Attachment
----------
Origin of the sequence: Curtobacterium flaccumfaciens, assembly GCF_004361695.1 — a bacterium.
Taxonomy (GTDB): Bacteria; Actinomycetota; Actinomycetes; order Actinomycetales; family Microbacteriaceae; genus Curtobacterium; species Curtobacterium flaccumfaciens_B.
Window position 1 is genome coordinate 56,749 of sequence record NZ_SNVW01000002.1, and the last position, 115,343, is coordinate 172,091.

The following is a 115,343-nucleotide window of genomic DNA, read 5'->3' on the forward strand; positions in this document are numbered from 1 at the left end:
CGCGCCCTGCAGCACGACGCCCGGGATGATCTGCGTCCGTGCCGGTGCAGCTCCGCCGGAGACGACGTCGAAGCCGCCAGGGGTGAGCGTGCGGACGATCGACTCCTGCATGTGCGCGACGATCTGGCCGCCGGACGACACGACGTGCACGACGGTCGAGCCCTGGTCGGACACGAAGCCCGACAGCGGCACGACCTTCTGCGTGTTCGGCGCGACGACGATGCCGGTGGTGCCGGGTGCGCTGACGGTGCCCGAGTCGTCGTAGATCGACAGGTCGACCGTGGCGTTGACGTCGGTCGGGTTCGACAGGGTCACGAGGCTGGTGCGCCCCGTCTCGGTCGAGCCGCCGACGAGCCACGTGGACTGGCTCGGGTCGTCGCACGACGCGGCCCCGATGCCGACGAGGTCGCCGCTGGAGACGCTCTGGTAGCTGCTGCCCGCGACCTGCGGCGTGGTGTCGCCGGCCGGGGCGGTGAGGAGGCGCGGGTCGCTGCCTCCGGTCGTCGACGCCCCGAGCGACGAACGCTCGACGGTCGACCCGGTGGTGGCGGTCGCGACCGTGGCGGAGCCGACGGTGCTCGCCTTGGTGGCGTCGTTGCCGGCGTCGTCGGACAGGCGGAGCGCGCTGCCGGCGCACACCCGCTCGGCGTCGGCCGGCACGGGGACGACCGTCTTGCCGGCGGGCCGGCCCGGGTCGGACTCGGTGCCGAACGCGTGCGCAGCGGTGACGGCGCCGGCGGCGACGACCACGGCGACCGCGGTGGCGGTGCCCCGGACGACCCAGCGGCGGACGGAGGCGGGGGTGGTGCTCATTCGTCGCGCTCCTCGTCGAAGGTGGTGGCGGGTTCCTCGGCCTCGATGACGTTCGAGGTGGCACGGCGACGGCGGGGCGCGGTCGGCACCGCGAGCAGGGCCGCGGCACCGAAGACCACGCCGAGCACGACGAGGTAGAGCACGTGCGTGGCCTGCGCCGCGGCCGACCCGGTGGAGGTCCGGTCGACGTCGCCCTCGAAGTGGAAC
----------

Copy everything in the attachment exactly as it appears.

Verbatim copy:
Origin of the sequence: Curtobacterium flaccumfaciens, assembly GCF_004361695.1 — a bacterium.
Taxonomy (GTDB): Bacteria; Actinomycetota; Actinomycetes; order Actinomycetales; family Microbacteriaceae; genus Curtobacterium; species Curtobacterium flaccumfaciens_B.
Window position 1 is genome coordinate 56,749 of sequence record NZ_SNVW01000002.1, and the last position, 115,343, is coordinate 172,091.

The following is a 115,343-nucleotide window of genomic DNA, read 5'->3' on the forward strand; positions in this document are numbered from 1 at the left end:
CGCGCCCTGCAGCACGACGCCCGGGATGATCTGCGTCCGTGCCGGTGCAGCTCCGCCGGAGACGACGTCGAAGCCGCCAGGGGTGAGCGTGCGGACGATCGACTCCTGCATGTGCGCGACGATCTGGCCGCCGGACGACACGACGTGCACGACGGTCGAGCCCTGGTCGGACACGAAGCCCGACAGCGGCACGACCTTCTGCGTGTTCGGCGCGACGACGATGCCGGTGGTGCCGGGTGCGCTGACGGTGCCCGAGTCGTCGTAGATCGACAGGTCGACCGTGGCGTTGACGTCGGTCGGGTTCGACAGGGTCACGAGGCTGGTGCGCCCCGTCTCGGTCGAGCCGCCGACGAGCCACGTGGACTGGCTCGGGTCGTCGCACGACGCGGCCCCGATGCCGACGAGGTCGCCGCTGGAGACGCTCTGGTAGCTGCTGCCCGCGACCTGCGGCGTGGTGTCGCCGGCCGGGGCGGTGAGGAGGCGCGGGTCGCTGCCTCCGGTCGTCGACGCCCCGAGCGACGAACGCTCGACGGTCGACCCGGTGGTGGCGGTCGCGACCGTGGCGGAGCCGACGGTGCTCGCCTTGGTGGCGTCGTTGCCGGCGTCGTCGGACAGGCGGAGCGCGCTGCCGGCGCACACCCGCTCGGCGTCGGCCGGCACGGGGACGACCGTCTTGCCGGCGGGCCGGCCCGGGTCGGACTCGGTGCCGAACGCGTGCGCAGCGGTGACGGCGCCGGCGGCGACGACCACGGCGACCGCGGTGGCGGTGCCCCGGACGACCCAGCGGCGGACGGAGGCGGGGGTGGTGCTCATTCGTCGCGCTCCTCGTCGAAGGTGGTGGCGGGTTCCTCGGCCTCGATGACGTTCGAGGTGGCACGGCGACGGCGGGGCGCGGTCGGCACCGCGAGCAGGGCCGCGGCACCGAAGACCACGCCGAGCACGACGAGGTAGAGCACGTGCGTGGCCTGCGCCGCGGCCGACCCGGTGGAGGTCCGGTCGACGTCGCCCTCGAAGTGGAAC